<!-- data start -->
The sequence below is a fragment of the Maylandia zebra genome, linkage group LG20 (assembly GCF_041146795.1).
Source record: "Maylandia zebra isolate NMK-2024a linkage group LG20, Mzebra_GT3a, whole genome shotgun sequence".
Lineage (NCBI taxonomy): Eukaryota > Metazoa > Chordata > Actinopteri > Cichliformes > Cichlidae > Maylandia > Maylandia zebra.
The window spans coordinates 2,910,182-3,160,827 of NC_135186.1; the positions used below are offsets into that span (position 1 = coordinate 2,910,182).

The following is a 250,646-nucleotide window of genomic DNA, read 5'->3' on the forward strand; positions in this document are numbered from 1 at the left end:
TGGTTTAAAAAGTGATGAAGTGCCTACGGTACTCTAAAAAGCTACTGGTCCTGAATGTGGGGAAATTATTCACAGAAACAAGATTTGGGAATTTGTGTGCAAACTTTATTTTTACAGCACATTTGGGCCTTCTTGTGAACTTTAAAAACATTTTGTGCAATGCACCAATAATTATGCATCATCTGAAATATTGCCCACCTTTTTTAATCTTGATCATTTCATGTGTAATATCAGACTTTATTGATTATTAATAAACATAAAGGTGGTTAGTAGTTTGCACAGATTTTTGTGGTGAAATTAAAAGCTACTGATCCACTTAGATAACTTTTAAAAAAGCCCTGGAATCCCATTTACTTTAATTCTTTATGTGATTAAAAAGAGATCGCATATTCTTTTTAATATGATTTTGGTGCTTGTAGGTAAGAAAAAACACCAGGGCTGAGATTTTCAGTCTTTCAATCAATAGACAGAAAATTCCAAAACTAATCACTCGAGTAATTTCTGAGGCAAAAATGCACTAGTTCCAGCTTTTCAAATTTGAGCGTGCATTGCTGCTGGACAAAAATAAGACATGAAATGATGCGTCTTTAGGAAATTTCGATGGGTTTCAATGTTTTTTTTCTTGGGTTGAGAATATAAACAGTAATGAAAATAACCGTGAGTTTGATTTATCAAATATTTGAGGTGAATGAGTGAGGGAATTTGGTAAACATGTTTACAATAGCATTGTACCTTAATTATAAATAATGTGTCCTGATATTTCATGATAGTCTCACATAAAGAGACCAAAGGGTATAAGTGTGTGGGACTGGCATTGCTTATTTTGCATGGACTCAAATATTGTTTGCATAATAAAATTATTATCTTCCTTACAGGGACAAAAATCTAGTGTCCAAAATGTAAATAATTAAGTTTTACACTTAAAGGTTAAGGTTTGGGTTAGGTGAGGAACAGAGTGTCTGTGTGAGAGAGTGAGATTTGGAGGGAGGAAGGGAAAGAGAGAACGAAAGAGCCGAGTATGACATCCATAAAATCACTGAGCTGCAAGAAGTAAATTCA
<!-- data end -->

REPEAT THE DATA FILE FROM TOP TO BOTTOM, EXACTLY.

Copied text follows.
The sequence below is a fragment of the Maylandia zebra genome, linkage group LG20 (assembly GCF_041146795.1).
Source record: "Maylandia zebra isolate NMK-2024a linkage group LG20, Mzebra_GT3a, whole genome shotgun sequence".
Lineage (NCBI taxonomy): Eukaryota > Metazoa > Chordata > Actinopteri > Cichliformes > Cichlidae > Maylandia > Maylandia zebra.
The window spans coordinates 2,910,182-3,160,827 of NC_135186.1; the positions used below are offsets into that span (position 1 = coordinate 2,910,182).

The following is a 250,646-nucleotide window of genomic DNA, read 5'->3' on the forward strand; positions in this document are numbered from 1 at the left end:
TGGTTTAAAAAGTGATGAAGTGCCTACGGTACTCTAAAAAGCTACTGGTCCTGAATGTGGGGAAATTATTCACAGAAACAAGATTTGGGAATTTGTGTGCAAACTTTATTTTTACAGCACATTTGGGCCTTCTTGTGAACTTTAAAAACATTTTGTGCAATGCACCAATAATTATGCATCATCTGAAATATTGCCCACCTTTTTTAATCTTGATCATTTCATGTGTAATATCAGACTTTATTGATTATTAATAAACATAAAGGTGGTTAGTAGTTTGCACAGATTTTTGTGGTGAAATTAAAAGCTACTGATCCACTTAGATAACTTTTAAAAAAGCCCTGGAATCCCATTTACTTTAATTCTTTATGTGATTAAAAAGAGATCGCATATTCTTTTTAATATGATTTTGGTGCTTGTAGGTAAGAAAAAACACCAGGGCTGAGATTTTCAGTCTTTCAATCAATAGACAGAAAATTCCAAAACTAATCACTCGAGTAATTTCTGAGGCAAAAATGCACTAGTTCCAGCTTTTCAAATTTGAGCGTGCATTGCTGCTGGACAAAAATAAGACATGAAATGATGCGTCTTTAGGAAATTTCGATGGGTTTCAATGTTTTTTTTCTTGGGTTGAGAATATAAACAGTAATGAAAATAACCGTGAGTTTGATTTATCAAATATTTGAGGTGAATGAGTGAGGGAATTTGGTAAACATGTTTACAATAGCATTGTACCTTAATTATAAATAATGTGTCCTGATATTTCATGATAGTCTCACATAAAGAGACCAAAGGGTATAAGTGTGTGGGACTGGCATTGCTTATTTTGCATGGACTCAAATATTGTTTGCATAATAAAATTATTATCTTCCTTACAGGGACAAAAATCTAGTGTCCAAAATGTAAATAATTAAGTTTTACACTTAAAGGTTAAGGTTTGGGTTAGGTGAGGAACAGAGTGTCTGTGTGAGAGAGTGAGATTTGGAGGGAGGAAGGGAAAGAGAGAACGAAAGAGCCGAGTATGACATCCATAAAATCACTGAGCTGCAAGAAGTAAATTCA